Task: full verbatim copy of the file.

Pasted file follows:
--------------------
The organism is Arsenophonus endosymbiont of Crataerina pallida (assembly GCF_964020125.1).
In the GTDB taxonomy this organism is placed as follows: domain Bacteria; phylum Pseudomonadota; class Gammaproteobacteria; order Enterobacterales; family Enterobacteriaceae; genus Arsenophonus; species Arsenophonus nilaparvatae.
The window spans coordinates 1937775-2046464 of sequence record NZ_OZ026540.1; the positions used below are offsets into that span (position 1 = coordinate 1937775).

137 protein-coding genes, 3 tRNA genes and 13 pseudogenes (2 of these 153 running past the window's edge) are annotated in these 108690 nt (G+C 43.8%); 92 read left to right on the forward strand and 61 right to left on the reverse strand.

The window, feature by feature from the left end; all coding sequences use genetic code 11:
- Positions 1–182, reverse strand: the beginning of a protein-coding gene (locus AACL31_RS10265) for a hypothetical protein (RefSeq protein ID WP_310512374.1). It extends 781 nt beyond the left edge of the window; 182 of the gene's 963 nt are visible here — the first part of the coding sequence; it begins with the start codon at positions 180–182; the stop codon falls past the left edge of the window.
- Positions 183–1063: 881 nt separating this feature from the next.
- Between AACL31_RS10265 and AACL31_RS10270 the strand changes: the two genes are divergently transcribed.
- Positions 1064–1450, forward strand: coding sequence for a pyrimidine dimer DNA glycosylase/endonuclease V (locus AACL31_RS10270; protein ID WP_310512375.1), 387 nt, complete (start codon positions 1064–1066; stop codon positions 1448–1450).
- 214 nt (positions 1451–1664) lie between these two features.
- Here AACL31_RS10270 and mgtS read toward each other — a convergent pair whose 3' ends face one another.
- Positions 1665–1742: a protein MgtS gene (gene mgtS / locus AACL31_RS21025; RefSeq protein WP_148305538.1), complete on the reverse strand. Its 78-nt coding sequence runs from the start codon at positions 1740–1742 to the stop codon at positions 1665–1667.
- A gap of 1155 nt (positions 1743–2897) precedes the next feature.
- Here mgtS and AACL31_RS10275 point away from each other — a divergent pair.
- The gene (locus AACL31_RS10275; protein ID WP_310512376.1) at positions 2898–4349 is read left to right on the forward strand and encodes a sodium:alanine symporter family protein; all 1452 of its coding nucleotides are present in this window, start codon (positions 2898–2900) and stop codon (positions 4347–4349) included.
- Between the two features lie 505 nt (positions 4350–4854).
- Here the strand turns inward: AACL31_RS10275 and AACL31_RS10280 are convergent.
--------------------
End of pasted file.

The organism is Arsenophonus endosymbiont of Crataerina pallida (assembly GCF_964020125.1).
In the GTDB taxonomy this organism is placed as follows: domain Bacteria; phylum Pseudomonadota; class Gammaproteobacteria; order Enterobacterales; family Enterobacteriaceae; genus Arsenophonus; species Arsenophonus nilaparvatae.
The window spans coordinates 1937775-2046464 of sequence record NZ_OZ026540.1; the positions used below are offsets into that span (position 1 = coordinate 1937775).

137 protein-coding genes, 3 tRNA genes and 13 pseudogenes (2 of these 153 running past the window's edge) are annotated in these 108690 nt (G+C 43.8%); 92 read left to right on the forward strand and 61 right to left on the reverse strand.

The window, feature by feature from the left end; all coding sequences use genetic code 11:
- Positions 1–182, reverse strand: the beginning of a protein-coding gene (locus AACL31_RS10265) for a hypothetical protein (RefSeq protein ID WP_310512374.1). It extends 781 nt beyond the left edge of the window; 182 of the gene's 963 nt are visible here — the first part of the coding sequence; it begins with the start codon at positions 180–182; the stop codon falls past the left edge of the window.
- Positions 183–1063: 881 nt separating this feature from the next.
- Between AACL31_RS10265 and AACL31_RS10270 the strand changes: the two genes are divergently transcribed.
- Positions 1064–1450, forward strand: coding sequence for a pyrimidine dimer DNA glycosylase/endonuclease V (locus AACL31_RS10270; protein ID WP_310512375.1), 387 nt, complete (start codon positions 1064–1066; stop codon positions 1448–1450).
- 214 nt (positions 1451–1664) lie between these two features.
- Here AACL31_RS10270 and mgtS read toward each other — a convergent pair whose 3' ends face one another.
- Positions 1665–1742: a protein MgtS gene (gene mgtS / locus AACL31_RS21025; RefSeq protein WP_148305538.1), complete on the reverse strand. Its 78-nt coding sequence runs from the start codon at positions 1740–1742 to the stop codon at positions 1665–1667.
- A gap of 1155 nt (positions 1743–2897) precedes the next feature.
- Here mgtS and AACL31_RS10275 point away from each other — a divergent pair.
- The gene (locus AACL31_RS10275; protein ID WP_310512376.1) at positions 2898–4349 is read left to right on the forward strand and encodes a sodium:alanine symporter family protein; all 1452 of its coding nucleotides are present in this window, start codon (positions 2898–2900) and stop codon (positions 4347–4349) included.
- Between the two features lie 505 nt (positions 4350–4854).
- Here the strand turns inward: AACL31_RS10275 and AACL31_RS10280 are convergent.